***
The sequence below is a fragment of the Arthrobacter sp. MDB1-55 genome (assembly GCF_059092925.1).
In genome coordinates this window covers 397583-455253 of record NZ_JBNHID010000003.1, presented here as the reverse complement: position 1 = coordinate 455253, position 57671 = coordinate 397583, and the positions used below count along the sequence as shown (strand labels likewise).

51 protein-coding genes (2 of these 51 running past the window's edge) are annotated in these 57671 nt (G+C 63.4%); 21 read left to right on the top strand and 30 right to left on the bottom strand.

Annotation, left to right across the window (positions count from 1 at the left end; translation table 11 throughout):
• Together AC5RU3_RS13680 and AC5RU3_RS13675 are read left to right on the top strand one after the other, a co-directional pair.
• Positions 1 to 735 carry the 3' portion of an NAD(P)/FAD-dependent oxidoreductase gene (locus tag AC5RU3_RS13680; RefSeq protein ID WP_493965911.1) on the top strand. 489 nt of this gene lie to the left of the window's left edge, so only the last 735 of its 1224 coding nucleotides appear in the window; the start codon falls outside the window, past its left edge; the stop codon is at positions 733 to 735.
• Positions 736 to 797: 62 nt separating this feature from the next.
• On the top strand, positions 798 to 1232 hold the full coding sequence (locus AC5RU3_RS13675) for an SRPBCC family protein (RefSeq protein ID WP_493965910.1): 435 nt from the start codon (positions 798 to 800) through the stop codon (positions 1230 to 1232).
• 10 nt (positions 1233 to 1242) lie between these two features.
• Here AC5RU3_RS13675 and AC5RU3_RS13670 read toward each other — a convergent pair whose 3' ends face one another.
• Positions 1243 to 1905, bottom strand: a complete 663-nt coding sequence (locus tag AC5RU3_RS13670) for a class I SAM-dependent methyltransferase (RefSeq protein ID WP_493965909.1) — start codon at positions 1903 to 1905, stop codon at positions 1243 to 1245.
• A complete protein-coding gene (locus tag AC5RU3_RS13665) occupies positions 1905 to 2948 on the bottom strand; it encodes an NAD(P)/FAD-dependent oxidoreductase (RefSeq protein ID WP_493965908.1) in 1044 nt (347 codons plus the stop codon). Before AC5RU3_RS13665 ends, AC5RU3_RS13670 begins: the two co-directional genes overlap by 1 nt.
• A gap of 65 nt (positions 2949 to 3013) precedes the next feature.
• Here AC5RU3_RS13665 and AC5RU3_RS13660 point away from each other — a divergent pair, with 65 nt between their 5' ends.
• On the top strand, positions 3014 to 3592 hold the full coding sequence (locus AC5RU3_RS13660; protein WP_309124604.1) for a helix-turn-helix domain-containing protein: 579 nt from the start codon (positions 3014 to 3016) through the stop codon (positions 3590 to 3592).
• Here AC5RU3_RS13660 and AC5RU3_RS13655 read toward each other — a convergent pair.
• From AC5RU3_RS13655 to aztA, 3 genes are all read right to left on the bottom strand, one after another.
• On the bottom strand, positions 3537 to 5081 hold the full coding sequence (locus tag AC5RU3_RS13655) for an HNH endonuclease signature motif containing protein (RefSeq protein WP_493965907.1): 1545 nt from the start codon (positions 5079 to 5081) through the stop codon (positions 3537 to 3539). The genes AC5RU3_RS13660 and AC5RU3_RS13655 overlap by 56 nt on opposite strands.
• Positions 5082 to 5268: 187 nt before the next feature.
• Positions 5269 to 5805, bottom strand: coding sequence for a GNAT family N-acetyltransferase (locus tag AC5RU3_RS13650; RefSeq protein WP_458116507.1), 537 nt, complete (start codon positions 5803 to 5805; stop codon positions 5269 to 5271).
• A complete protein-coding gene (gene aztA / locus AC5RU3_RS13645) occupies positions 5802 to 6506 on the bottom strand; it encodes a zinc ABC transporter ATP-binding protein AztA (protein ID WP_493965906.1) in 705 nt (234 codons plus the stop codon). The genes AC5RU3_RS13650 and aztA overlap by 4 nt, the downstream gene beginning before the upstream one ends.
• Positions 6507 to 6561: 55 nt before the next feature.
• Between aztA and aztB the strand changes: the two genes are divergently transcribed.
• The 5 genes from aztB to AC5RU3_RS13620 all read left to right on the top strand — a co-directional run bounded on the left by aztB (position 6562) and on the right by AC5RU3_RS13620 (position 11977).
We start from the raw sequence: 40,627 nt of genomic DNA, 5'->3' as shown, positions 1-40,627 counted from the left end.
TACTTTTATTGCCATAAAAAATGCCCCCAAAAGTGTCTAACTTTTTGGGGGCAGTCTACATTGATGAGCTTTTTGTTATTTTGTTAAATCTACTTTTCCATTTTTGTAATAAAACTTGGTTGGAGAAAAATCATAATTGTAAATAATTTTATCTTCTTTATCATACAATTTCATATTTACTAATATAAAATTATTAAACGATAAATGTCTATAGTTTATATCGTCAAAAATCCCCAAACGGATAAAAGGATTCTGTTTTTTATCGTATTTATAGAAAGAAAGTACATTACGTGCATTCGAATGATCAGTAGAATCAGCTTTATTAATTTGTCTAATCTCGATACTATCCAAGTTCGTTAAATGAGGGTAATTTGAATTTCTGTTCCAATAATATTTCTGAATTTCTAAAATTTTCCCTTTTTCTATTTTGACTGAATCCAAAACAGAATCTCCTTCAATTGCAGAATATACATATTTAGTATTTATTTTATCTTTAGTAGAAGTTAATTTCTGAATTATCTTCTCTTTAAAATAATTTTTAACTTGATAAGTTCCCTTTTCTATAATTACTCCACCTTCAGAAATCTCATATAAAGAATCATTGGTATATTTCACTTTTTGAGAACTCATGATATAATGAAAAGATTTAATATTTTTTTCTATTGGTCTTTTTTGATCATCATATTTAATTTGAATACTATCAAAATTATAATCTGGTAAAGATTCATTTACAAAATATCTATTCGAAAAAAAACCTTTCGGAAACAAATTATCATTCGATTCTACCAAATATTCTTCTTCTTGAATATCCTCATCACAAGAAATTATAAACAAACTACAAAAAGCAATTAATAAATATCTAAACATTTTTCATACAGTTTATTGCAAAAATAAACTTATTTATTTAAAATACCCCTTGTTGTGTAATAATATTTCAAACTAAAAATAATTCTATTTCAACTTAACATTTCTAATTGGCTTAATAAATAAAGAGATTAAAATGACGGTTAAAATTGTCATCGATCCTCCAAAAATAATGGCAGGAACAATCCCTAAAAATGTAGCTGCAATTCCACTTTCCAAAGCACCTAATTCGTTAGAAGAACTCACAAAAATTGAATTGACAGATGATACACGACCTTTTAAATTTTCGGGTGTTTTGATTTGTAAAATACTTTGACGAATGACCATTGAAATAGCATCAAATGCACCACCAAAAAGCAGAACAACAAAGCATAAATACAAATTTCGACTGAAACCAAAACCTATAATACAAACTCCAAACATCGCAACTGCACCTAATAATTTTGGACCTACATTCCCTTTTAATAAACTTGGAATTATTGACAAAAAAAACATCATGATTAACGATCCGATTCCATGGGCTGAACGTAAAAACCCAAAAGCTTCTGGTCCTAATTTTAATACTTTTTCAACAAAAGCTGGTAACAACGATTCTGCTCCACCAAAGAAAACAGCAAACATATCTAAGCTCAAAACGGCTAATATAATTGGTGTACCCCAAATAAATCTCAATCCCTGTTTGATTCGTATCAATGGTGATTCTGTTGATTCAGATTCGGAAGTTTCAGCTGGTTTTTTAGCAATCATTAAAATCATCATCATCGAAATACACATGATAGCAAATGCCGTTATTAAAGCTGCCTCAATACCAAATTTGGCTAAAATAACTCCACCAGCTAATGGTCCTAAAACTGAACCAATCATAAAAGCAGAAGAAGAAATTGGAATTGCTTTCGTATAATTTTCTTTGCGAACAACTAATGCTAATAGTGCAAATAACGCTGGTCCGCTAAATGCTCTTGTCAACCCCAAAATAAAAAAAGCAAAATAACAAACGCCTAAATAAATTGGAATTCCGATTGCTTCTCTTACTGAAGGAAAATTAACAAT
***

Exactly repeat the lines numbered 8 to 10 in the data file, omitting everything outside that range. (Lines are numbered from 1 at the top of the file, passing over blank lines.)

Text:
• On the top strand, positions 798 to 1232 hold the full coding sequence (locus AC5RU3_RS13675) for an SRPBCC family protein (RefSeq protein ID WP_493965910.1): 435 nt from the start codon (positions 798 to 800) through the stop codon (positions 1230 to 1232).
• 10 nt (positions 1233 to 1242) lie between these two features.
• Here AC5RU3_RS13675 and AC5RU3_RS13670 read toward each other — a convergent pair whose 3' ends face one another.